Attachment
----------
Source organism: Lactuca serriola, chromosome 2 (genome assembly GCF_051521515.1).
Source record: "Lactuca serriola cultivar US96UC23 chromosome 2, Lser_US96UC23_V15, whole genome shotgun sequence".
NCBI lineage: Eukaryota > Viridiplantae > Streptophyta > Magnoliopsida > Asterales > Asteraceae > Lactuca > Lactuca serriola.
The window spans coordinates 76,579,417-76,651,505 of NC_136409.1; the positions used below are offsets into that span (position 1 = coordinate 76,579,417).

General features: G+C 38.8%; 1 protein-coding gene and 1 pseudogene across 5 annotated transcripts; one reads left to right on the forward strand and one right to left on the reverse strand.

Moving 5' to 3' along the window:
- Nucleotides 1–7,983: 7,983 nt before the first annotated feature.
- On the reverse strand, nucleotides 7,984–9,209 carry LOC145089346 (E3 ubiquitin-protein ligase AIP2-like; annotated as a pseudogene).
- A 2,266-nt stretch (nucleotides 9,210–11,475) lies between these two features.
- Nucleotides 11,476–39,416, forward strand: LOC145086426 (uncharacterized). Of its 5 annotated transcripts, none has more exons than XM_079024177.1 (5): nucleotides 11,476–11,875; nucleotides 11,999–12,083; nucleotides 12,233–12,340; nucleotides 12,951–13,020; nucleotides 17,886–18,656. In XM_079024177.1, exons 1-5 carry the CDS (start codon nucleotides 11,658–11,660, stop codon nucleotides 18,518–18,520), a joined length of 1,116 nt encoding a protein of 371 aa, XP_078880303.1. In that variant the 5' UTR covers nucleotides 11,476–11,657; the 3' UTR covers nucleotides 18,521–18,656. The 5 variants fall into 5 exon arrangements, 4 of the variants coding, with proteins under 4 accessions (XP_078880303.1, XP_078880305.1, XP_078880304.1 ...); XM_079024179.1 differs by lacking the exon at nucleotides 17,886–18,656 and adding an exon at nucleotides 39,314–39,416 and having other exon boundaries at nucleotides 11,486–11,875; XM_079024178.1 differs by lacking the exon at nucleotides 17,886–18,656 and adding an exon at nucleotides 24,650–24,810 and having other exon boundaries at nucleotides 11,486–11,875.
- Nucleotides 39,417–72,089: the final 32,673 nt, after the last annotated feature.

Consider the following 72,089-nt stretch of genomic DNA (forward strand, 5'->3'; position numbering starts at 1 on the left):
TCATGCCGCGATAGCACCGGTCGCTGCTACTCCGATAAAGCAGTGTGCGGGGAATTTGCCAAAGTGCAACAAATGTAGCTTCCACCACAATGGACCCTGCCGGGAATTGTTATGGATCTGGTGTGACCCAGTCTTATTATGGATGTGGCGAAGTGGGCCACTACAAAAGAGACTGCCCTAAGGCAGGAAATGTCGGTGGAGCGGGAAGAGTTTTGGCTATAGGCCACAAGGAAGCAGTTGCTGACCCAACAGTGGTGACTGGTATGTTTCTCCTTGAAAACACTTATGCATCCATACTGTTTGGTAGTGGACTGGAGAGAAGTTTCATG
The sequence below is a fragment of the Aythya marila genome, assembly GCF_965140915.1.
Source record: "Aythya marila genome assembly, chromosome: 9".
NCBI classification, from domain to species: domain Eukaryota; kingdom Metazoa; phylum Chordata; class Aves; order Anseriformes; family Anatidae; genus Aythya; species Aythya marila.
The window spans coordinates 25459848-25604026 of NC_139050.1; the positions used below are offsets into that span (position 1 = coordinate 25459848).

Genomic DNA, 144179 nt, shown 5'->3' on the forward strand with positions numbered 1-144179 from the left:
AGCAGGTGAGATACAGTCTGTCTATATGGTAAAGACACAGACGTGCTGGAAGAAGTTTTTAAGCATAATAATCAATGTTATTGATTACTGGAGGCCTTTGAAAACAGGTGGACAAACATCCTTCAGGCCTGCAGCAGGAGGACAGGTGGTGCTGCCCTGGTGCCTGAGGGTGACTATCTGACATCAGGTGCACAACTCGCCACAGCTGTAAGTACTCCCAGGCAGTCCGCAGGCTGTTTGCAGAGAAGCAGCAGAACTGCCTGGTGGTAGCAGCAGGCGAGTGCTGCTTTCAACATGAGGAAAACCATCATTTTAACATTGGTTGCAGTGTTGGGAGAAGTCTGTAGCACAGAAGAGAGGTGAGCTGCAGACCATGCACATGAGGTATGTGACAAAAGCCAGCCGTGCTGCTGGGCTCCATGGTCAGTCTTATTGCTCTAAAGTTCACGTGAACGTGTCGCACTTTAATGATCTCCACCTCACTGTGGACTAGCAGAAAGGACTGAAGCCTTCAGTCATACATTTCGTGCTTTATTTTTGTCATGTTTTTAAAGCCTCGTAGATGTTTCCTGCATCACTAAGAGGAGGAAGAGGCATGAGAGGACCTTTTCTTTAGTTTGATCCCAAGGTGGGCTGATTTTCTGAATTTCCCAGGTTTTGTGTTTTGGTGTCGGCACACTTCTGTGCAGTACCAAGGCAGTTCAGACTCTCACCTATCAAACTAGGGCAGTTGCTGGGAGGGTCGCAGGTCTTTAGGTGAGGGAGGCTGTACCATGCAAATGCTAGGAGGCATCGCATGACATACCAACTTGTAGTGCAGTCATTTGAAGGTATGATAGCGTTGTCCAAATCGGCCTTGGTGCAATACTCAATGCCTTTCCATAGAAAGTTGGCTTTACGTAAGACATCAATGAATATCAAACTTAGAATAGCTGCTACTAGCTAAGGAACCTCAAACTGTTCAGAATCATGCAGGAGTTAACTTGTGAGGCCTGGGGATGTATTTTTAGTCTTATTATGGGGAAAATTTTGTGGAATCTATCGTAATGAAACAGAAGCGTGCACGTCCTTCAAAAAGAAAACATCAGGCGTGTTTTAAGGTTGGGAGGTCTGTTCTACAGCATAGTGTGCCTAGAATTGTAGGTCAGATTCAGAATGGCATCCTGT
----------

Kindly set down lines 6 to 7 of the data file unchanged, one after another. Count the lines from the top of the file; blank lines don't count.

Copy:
Moving 5' to 3' along the window:
- Nucleotides 1–7,983: 7,983 nt before the first annotated feature.